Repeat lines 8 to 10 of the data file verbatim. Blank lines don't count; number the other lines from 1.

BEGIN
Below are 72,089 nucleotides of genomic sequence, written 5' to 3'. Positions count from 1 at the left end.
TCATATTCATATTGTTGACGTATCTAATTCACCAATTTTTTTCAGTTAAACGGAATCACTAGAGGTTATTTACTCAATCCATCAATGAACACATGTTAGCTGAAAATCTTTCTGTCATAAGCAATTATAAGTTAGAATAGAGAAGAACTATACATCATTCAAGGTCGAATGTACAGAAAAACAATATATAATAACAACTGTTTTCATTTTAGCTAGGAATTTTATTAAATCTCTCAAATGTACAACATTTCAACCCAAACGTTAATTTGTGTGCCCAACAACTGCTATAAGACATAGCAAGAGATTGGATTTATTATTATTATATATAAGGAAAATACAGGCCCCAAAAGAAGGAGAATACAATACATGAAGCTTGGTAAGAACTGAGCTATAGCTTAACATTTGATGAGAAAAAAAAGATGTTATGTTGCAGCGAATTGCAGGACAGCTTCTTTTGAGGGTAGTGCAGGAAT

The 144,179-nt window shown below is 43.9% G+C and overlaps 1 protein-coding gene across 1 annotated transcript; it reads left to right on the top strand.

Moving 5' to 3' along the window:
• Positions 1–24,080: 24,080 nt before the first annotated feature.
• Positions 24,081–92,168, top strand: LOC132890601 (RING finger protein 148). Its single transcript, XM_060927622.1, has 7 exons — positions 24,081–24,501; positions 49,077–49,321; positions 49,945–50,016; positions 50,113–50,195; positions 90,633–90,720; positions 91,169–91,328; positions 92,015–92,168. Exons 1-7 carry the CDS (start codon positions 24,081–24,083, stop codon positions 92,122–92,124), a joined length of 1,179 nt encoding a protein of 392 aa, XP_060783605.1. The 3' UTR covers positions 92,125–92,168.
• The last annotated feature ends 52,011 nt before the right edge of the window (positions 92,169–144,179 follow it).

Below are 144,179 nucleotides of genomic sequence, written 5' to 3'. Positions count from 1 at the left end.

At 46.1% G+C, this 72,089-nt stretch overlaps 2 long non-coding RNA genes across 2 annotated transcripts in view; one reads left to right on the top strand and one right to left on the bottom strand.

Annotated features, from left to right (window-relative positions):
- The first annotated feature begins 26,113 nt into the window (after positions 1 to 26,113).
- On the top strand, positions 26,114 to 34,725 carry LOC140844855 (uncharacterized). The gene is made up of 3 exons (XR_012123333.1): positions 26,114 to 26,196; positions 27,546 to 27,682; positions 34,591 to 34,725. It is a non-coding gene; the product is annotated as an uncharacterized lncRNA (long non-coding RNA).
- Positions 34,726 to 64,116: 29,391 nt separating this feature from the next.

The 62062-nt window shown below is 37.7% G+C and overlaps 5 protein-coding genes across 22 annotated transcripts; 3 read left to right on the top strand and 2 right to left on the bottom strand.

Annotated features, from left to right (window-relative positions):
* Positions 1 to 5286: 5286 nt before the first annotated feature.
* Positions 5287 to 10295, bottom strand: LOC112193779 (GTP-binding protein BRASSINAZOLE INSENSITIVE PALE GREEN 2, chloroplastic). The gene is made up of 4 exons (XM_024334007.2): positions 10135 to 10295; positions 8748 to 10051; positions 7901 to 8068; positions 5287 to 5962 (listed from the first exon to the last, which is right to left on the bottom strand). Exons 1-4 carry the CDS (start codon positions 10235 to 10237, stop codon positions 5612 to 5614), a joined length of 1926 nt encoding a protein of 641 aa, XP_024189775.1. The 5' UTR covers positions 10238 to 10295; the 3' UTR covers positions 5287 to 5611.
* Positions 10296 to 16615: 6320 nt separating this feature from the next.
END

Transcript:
Below are 144,179 nucleotides of genomic sequence, written 5' to 3'. Positions count from 1 at the left end.

At 46.1% G+C, this 72,089-nt stretch overlaps 2 long non-coding RNA genes across 2 annotated transcripts in view; one reads left to right on the top strand and one right to left on the bottom strand.

Annotated features, from left to right (window-relative positions):